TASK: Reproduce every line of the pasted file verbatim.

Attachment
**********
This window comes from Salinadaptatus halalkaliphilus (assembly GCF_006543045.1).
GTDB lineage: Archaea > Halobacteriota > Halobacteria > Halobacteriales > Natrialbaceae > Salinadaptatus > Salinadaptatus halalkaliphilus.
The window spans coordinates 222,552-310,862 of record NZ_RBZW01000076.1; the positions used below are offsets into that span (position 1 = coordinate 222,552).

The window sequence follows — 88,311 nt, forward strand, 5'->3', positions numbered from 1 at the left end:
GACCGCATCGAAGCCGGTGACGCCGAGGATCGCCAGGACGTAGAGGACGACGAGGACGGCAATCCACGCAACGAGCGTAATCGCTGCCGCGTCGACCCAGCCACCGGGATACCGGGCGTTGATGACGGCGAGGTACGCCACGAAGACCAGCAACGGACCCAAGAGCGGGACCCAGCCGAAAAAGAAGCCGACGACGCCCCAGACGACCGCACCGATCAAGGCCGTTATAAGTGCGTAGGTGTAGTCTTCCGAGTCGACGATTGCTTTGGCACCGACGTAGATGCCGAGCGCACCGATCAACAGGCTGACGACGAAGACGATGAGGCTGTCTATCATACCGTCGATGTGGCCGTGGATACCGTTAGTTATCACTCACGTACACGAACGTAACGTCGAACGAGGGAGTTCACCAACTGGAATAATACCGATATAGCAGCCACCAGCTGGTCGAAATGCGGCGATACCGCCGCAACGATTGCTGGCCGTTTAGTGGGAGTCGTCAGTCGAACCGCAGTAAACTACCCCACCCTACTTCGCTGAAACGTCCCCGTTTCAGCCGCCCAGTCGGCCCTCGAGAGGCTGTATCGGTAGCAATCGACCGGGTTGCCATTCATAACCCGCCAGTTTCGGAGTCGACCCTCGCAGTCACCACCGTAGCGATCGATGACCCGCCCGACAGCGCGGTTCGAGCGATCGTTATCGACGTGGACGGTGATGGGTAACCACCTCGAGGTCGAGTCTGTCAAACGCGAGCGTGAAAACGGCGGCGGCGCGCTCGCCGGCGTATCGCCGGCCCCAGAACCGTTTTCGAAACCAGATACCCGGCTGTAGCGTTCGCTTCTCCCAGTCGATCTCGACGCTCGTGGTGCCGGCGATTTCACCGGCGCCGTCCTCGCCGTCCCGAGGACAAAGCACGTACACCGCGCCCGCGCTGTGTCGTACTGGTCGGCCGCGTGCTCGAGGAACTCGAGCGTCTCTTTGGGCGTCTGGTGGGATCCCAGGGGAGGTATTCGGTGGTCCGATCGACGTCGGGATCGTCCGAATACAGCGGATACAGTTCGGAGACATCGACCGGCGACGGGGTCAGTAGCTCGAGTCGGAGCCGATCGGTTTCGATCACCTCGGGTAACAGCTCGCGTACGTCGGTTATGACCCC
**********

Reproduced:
This window comes from Salinadaptatus halalkaliphilus (assembly GCF_006543045.1).
GTDB lineage: Archaea > Halobacteriota > Halobacteria > Halobacteriales > Natrialbaceae > Salinadaptatus > Salinadaptatus halalkaliphilus.
The window spans coordinates 222,552-310,862 of record NZ_RBZW01000076.1; the positions used below are offsets into that span (position 1 = coordinate 222,552).

The window sequence follows — 88,311 nt, forward strand, 5'->3', positions numbered from 1 at the left end:
GACCGCATCGAAGCCGGTGACGCCGAGGATCGCCAGGACGTAGAGGACGACGAGGACGGCAATCCACGCAACGAGCGTAATCGCTGCCGCGTCGACCCAGCCACCGGGATACCGGGCGTTGATGACGGCGAGGTACGCCACGAAGACCAGCAACGGACCCAAGAGCGGGACCCAGCCGAAAAAGAAGCCGACGACGCCCCAGACGACCGCACCGATCAAGGCCGTTATAAGTGCGTAGGTGTAGTCTTCCGAGTCGACGATTGCTTTGGCACCGACGTAGATGCCGAGCGCACCGATCAACAGGCTGACGACGAAGACGATGAGGCTGTCTATCATACCGTCGATGTGGCCGTGGATACCGTTAGTTATCACTCACGTACACGAACGTAACGTCGAACGAGGGAGTTCACCAACTGGAATAATACCGATATAGCAGCCACCAGCTGGTCGAAATGCGGCGATACCGCCGCAACGATTGCTGGCCGTTTAGTGGGAGTCGTCAGTCGAACCGCAGTAAACTACCCCACCCTACTTCGCTGAAACGTCCCCGTTTCAGCCGCCCAGTCGGCCCTCGAGAGGCTGTATCGGTAGCAATCGACCGGGTTGCCATTCATAACCCGCCAGTTTCGGAGTCGACCCTCGCAGTCACCACCGTAGCGATCGATGACCCGCCCGACAGCGCGGTTCGAGCGATCGTTATCGACGTGGACGGTGATGGGTAACCACCTCGAGGTCGAGTCTGTCAAACGCGAGCGTGAAAACGGCGGCGGCGCGCTCGCCGGCGTATCGCCGGCCCCAGAACCGTTTTCGAAACCAGATACCCGGCTGTAGCGTTCGCTTCTCCCAGTCGATCTCGACGCTCGTGGTGCCGGCGATTTCACCGGCGCCGTCCTCGCCGTCCCGAGGACAAAGCACGTACACCGCGCCCGCGCTGTGTCGTACTGGTCGGCCGCGTGCTCGAGGAACTCGAGCGTCTCTTTGGGCGTCTGGTGGGATCCCAGGGGAGGTATTCGGTGGTCCGATCGACGTCGGGATCGTCCGAATACAGCGGATACAGTTCGGAGACATCGACCGGCGACGGGGTCAGTAGCTCGAGTCGGAGCCGATCGGTTTCGATCACCTCGGGTAACAGCTCGCGTACGTCGGTTATGACCCC